During the month of August, Turner Classic Movies is celebrating Hollywood and international stardom with its annual Summer Under the Stars series. Today, for many film enthusiasts—particularly young viewers-- choosing a movie often is based on its genre, special effects, or franchise. Decades ago, during the golden age of the studio system, filmgoers targeted their movie choices by the star names that appeared on theater marquees.
Coming-of-age films have long been a moviemaking staple. Stories featuring young people who are attempting to define themselves, to relate to their elders while figuring their place in the world, certainly are appealing both dramatically and as subjects that will attract the audience demographic that the movie industry so desperately covets.
One new film that I have been long-anticipating is GET ON UP, a biopic which chronicles the life and times of James Brown, one of the seminal figures on the American musical scene during the infancy of rock, roll, and soul.
For more than 100 years, stereotypes have been a fixture in developing comedy routines in popular entertainment…the fat Italian man who belches garlic, the Fagan-like Jew who sits under a single weak light bulb counting gold coins, the dumb blonde, the lazy Latino who perpetually is seeking siesta, and the African American who fractures the English language and is afraid of his own shadow. Today, most would agree that these are not only inaccurate representations, but indeed are offensive and obsolete tools for creating comedy.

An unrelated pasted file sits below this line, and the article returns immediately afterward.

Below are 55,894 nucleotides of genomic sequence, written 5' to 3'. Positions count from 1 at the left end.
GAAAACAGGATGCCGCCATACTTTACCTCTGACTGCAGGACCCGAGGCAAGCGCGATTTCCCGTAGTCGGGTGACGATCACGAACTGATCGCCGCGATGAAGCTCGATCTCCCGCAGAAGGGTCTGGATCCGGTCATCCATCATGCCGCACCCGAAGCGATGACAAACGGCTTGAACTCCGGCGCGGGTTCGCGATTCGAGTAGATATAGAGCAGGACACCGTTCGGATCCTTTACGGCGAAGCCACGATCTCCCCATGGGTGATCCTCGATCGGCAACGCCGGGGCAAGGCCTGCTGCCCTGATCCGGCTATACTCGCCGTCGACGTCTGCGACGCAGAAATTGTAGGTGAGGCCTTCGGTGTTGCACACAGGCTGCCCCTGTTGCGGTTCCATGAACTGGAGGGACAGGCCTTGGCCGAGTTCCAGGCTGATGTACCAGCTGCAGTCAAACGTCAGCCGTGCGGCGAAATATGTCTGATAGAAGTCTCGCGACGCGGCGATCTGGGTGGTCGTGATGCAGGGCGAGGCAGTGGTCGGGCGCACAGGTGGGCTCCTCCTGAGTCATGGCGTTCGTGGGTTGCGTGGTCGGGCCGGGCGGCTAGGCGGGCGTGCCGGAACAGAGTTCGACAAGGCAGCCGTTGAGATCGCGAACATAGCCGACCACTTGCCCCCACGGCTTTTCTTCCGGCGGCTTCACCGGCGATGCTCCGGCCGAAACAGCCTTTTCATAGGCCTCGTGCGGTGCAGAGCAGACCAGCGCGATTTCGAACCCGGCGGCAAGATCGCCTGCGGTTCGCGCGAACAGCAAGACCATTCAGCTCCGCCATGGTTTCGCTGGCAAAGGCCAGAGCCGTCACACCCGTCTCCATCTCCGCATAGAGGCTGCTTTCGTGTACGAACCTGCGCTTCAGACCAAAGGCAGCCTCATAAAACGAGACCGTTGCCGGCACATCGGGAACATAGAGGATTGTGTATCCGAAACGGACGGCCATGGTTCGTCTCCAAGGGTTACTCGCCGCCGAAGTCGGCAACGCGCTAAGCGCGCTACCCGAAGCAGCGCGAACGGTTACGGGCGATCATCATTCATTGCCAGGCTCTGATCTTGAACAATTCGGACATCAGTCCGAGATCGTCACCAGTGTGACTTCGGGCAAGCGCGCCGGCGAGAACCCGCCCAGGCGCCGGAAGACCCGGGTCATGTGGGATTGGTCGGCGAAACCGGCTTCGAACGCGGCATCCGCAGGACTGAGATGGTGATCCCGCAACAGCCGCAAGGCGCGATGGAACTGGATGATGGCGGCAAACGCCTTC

The number of children who for one reason or another go missing not just in the United States but across the globe is staggering, maddening, and heartbreaking. The saga of one such occurrence is told in SIDDHARTH, a heartfelt, quietly shattering new film.
I recently attended the Festival Cinema Invisible, now in its third year, which features an array of new Iranian films, all of varying length. What struck me was the generally high quality of many-- but not all-- of the films, not to mention the universality of their subjects.
World War II may have ended in the mid-1940s. The concentration camps were liberated and those who survived the horrors of the era were supposed to get on with their lives. But for many, the war never really concluded. The brutality of the time and the decisions made by individuals of all backgrounds reverberated through their souls, in many cases for the rest of their lives.
These days, more than ever before, baseball-- otherwise known as America's Pastime-- is a truly international sport. According to the Associated Press, 28.1 per cent of current major leaguers were born outside the United States. They hail from the Dominican Republic, Venezuela, Canada, Cuba, Mexico, Puerto Rico, Japan, South Korea, Australia... And the potential for finding big league talent outside the U.S. is examined in MILLION DOLLAR ARM, the story of a sports agent, played by Jon Hamm, who heads off to India in search of players who just might become the next fireballing big league hurlers.